Background: Human Leukocyte Antigen (HLA)-E is a non-classical class I HLA molecule that can be stabilized by ligands donated by other classical (HLA-A, -B, -C) and non-classical (HLA-G) family members. HLA-E engages a variety of immune receptors expressed by cytotoxic T lymphocytes (CTLs), Natural killer (NK) cells and NK-CTLs. In view of the opposing outcomes (activation or inhibition) of the different HLA-E receptors, the preferred role (if any) of HLA-E expressed in vivo on tumor cells remains to be established.
Methods: Taking advantage of MEM-E/02, a recently characterized antibody to denatured HLA-E molecules, HLA-E expression was assessed by immunohistochemistry on an archival collection (formalin-fixed paraffin-embedded) of 149 colorectal primary carcinoma lesions paired with their morphologically normal mucosae. Lymphoid infiltrates were assessed for the expression of the HLA-E-specific, inhibitory, non-rearranging receptor NKG2A.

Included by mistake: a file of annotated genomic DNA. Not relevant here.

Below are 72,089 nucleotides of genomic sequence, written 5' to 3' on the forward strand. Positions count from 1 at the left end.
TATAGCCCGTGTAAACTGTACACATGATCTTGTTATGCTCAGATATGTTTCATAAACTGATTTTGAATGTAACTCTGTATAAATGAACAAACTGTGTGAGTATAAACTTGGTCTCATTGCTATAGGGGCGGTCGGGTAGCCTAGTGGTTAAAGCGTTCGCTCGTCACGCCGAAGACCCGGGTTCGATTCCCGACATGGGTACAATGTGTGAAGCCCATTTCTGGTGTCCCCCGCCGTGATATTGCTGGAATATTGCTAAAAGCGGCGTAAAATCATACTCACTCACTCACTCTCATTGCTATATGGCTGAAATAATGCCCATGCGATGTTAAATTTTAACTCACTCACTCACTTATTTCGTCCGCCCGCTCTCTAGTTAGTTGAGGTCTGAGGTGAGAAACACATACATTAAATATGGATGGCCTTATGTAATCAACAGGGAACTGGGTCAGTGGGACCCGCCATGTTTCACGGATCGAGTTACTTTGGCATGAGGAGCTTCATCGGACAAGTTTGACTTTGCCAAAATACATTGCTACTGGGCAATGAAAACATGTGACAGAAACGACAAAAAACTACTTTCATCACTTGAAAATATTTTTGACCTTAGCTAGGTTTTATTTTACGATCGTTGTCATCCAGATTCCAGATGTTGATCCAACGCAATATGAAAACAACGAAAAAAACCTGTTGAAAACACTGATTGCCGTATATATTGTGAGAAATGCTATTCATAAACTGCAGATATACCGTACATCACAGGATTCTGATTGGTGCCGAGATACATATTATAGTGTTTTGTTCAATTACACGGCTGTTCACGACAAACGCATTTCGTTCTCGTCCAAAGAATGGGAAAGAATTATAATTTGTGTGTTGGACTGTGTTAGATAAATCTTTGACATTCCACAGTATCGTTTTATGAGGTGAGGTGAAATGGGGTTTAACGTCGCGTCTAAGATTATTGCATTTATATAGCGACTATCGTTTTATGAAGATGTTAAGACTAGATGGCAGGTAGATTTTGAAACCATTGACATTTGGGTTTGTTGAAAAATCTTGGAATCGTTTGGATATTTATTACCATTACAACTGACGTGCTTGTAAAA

Results: High HLA-E expression did not significantly correlate with the expression of classical HLA-B and HLA-C molecules, but it did correlate with high expression of its preferential ligand donor HLA-A. In addition, it correlated with lymphoid cell infiltrates expressing the inhibitory NKG2A receptor, and was an independent predictor of good prognosis, particularly in a subset of patients whose tumors express HLA-A levels resembling those of their paired normal counterparts (HLA-A). Thus, combination phenotypes (HLA-Elo-int/HLA-AE and HLA-Ehi/HLA-AE) of classical and non-classical class I HLA molecules mark two graded levels of good prognosis.
Conclusions: These results suggest that HLA-E favors activating immune responses to colorectal carcinoma. They also provide evidence in humans that tumor cells entertain extensive negotiation with the immune system until a compromise between recognition and escape is reached. It is implied that this process occurs stepwise, as predicted by the widely accepted 'immunoediting' model.